The Tampa Bay Lightning have enough experience not to panic after a bad night and they are confident to come back strong in Game 2 of the Eastern Conference Finals against the New York Rangers , Friday.
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The two-time defending Stanley Cup champions offered a pale imitation of their usual performances on Wednesday. Dominated 6-2, they were overtaken by the trio of young Blueshirts, made up of Alexis Lafrenière, Filip Chytil and Kaapo Kakko. Meanwhile, goalkeeper Andrei Vasilevskiy had a tough game, giving up six times on 34 shots.
Except that the “Bolts” have seen others. The Toronto Maple Leafs are well placed to attest to that. In the initial part of the first-round series, they had beaten the Lightning by virtue of a 5-0 victory, which did not prevent the Florida club from eventually eliminating them in seven games. Consequently, in the locker room of the champions, everyone remains calm.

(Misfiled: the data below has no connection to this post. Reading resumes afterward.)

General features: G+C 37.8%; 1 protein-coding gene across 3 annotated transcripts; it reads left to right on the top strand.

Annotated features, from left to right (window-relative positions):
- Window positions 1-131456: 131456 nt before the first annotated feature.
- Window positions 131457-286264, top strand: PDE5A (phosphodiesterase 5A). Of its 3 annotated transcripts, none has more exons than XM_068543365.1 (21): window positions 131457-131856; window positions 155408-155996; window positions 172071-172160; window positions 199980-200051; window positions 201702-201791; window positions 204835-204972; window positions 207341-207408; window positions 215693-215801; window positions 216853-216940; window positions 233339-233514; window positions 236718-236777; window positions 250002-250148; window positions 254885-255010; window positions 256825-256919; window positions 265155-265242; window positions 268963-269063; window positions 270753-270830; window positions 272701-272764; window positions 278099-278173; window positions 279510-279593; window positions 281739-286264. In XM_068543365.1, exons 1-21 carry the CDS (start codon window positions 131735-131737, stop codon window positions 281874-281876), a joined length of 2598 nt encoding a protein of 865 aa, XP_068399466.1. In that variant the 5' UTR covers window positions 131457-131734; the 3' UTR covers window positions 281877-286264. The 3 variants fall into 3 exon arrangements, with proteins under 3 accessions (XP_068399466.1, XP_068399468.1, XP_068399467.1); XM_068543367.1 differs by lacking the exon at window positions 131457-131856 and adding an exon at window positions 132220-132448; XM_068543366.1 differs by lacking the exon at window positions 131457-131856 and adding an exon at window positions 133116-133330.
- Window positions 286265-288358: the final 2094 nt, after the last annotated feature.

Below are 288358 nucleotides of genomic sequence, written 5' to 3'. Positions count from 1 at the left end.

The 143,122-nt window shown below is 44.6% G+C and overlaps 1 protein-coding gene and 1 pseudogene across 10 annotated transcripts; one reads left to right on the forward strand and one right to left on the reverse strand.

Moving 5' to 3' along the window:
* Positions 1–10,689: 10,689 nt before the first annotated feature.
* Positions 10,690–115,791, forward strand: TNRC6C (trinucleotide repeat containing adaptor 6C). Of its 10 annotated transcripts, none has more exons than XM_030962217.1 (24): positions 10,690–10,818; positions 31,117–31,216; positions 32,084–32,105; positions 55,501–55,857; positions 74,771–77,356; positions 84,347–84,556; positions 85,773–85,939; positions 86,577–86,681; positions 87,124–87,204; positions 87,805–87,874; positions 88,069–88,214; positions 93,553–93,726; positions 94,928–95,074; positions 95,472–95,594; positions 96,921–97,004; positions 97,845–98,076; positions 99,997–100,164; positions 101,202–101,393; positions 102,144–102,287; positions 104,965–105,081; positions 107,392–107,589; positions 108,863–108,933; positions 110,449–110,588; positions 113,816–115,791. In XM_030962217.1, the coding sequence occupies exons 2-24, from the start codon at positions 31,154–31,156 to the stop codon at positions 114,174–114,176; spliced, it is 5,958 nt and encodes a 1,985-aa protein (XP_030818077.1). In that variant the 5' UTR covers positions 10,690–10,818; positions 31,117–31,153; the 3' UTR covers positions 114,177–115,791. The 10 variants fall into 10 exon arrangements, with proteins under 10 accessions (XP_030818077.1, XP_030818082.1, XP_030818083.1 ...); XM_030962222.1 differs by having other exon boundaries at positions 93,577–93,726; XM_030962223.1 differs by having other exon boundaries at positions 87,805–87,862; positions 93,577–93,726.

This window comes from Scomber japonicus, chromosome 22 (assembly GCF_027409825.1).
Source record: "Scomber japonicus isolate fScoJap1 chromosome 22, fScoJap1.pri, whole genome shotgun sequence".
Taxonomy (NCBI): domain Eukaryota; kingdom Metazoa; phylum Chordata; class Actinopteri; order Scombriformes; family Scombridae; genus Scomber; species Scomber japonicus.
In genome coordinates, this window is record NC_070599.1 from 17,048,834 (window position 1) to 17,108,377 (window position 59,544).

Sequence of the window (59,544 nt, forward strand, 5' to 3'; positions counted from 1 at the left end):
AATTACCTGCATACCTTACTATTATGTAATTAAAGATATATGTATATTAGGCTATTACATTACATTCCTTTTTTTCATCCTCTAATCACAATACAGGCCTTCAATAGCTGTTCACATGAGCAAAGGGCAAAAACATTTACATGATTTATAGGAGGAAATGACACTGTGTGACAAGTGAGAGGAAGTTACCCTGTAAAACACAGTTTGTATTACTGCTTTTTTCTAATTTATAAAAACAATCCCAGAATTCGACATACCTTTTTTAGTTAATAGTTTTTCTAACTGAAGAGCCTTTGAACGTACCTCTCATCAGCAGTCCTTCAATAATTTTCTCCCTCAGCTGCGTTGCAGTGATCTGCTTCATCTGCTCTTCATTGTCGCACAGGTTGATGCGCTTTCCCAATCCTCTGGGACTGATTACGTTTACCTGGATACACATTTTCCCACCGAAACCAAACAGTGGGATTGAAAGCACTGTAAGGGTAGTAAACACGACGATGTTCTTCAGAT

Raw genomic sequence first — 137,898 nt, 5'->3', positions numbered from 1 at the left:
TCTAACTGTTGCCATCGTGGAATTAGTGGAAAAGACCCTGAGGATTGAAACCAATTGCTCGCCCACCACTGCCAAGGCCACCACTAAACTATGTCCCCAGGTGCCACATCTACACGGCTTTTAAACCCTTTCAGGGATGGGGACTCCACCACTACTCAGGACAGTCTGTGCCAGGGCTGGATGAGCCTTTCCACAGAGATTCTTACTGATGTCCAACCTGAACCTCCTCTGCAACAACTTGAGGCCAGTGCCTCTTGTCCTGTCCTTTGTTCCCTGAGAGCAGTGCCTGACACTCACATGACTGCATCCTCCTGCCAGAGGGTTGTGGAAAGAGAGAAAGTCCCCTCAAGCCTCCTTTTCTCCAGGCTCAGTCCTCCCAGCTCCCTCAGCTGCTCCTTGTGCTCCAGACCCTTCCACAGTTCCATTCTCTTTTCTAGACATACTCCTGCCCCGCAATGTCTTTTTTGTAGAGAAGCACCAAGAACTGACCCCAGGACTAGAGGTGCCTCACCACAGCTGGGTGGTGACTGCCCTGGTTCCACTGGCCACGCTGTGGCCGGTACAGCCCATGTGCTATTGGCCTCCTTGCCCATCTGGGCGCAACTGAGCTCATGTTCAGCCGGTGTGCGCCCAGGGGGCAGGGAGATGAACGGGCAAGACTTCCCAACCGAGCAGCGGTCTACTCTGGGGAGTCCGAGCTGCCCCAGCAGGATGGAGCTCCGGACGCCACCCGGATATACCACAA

"You never want to lose twice in a row," defenseman Victor Hedman told NHL.com. So, for us, coming back in force will be essential. We will still be abroad, but it will remain big. We are a mentally strong group and we will bounce back.”
The story is pretty much the same on the side of captain Steven Stamkos, who expects much better from his teammates.
"It was definitely not our best game," he admitted. Rangers are a club with very good players and if you give them opportunities they will take advantage of them. I don't care what the situation is. There were opportunities for us to better read the games and perform them. This was not the case this time around.”
A great sequence
The good news for the Lightning is that they have won their last 17 games following a playoff loss, a streak that began early in the 2020 postseason. once the action has started on the ice. According to head coach Jon Cooper, it will first take better execution, pure and simple.
"As the game went on we were more tired because we hadn't played for a while, but that's not excusable," he said. I give all the credit to Rangers and we will try to make some adjustments in order to be back in two nights.
And no question of blaming his man of confidence in front of the net.
"It's not his fault at all," Cooper said. Given the quality scoring opportunities we gave, the puck would surely have entered the net if we had placed the two goaltenders in front of the net.